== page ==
By George Gregory
Special to the CS&T

UPPER UWCHLAN – Teaching in the 21st century presents unique obstacles that were not present in times past. A recent initiative called the Peace Institute has been adopted by some archdiocesan schools, specifically by the faculty of St. Elizabeth School in Upper Uwchlan.

Bernadette Dougherty, the principal, attended a three-day series of workshops over the summer along with three teachers from the school. What they brought back to St. Elizabeth are skills that strengthen their interaction with students and fellow teachers.

“By training our teachers on the tenants of the Peace Institute, we hope to take a more proactive approach to preventing antagonistic behavior in the school,” said Dougherty. “These skills will teach students how to resolve problems and communicate more effectively.” {{more}}

Skills covered in the sessions ranged from inspanidual classroom changes to school-wide prevention programming.

The Peace Institute is a three-day professional development experience during which educators learn practical skills and strategies to create peaceful classroom and school atmospheres. These skills contribute to the accomplishment of three educational goals: the prevention of violence and disrespectful behaviors; the development of social and emotional skills in children; and increased academic engagement and achievement.

“It was one of the best school related workshops I’ve ever attended, and I love that the faculty, students and parents are really trying to work together,” said Brittanie Weber, who teaches sixth and seventh grade religion at St. Elizabeth. “It is important to note that adults are included in this, as being an adult does not mean one knows how to properly use these skills.”

At a time when aggression and bullying in schools is on the rise, St. Elizabeth has implemented a “morning meeting” that allows the children to communicate and share in a new manner while building a positive, trusting relationship with their classmates. Conflict resolution is also covered with a part of the initiative called “S.T.A.R.,” which stands for: stop, think, act, review.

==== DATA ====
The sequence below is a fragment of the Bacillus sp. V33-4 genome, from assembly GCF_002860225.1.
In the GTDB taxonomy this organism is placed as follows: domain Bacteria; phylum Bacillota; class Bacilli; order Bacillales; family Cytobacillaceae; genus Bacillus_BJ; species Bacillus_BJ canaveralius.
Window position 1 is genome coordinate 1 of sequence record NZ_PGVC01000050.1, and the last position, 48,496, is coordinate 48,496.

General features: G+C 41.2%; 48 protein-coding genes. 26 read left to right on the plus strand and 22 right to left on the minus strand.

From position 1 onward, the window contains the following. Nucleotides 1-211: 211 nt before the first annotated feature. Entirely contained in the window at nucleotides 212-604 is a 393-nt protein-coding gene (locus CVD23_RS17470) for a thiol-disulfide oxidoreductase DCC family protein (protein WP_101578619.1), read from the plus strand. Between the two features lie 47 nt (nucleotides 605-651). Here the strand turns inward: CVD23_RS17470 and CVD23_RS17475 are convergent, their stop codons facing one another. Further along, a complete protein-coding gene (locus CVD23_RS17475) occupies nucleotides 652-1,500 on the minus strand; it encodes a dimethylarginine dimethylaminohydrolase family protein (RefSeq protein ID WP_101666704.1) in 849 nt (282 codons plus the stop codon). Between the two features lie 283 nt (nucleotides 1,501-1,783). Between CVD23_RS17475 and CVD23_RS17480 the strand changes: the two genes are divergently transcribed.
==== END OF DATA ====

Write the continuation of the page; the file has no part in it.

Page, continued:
“I learned so many things that I have brought into the classroom, and am able to touch base with what’s going on with my students,” said Alexandra DelVescovo, first grade teacher at St. Elizabeth. “Specifically, the S.T.A.R. method has decreased incidents of tattling in the classrom, giving the children tools to resolve issues with little involvement from a teacher,” she added.

Barbara Nawn, the school’s physical education instructor, also uses many tips she learned from the workshops. “Gym presents many opportunities for conflicts, and phys ed teachers can really benefit from the program,” Nawn said.

She reorganized the recess yard into zones for each sport and activity, allowing all students to take part. Team building has also been started, combining different grade levels in physical activity together. And each week, first and sixth grade students team up as “reading buddies,” sharing books and short stories.

Educators continue to be challenged professionally and personally by the rising tide of violence that children observe in society today, and by other factors such as social and economic difficulties in their families. The faculty at St. Elizabeth School, through the techniques of the Peace Institute, strives to create a peaceful school environment as the culture of the St. Elizabeth community.

George Gregory is a parishioner of St. Cecilia Parish in Coatesville.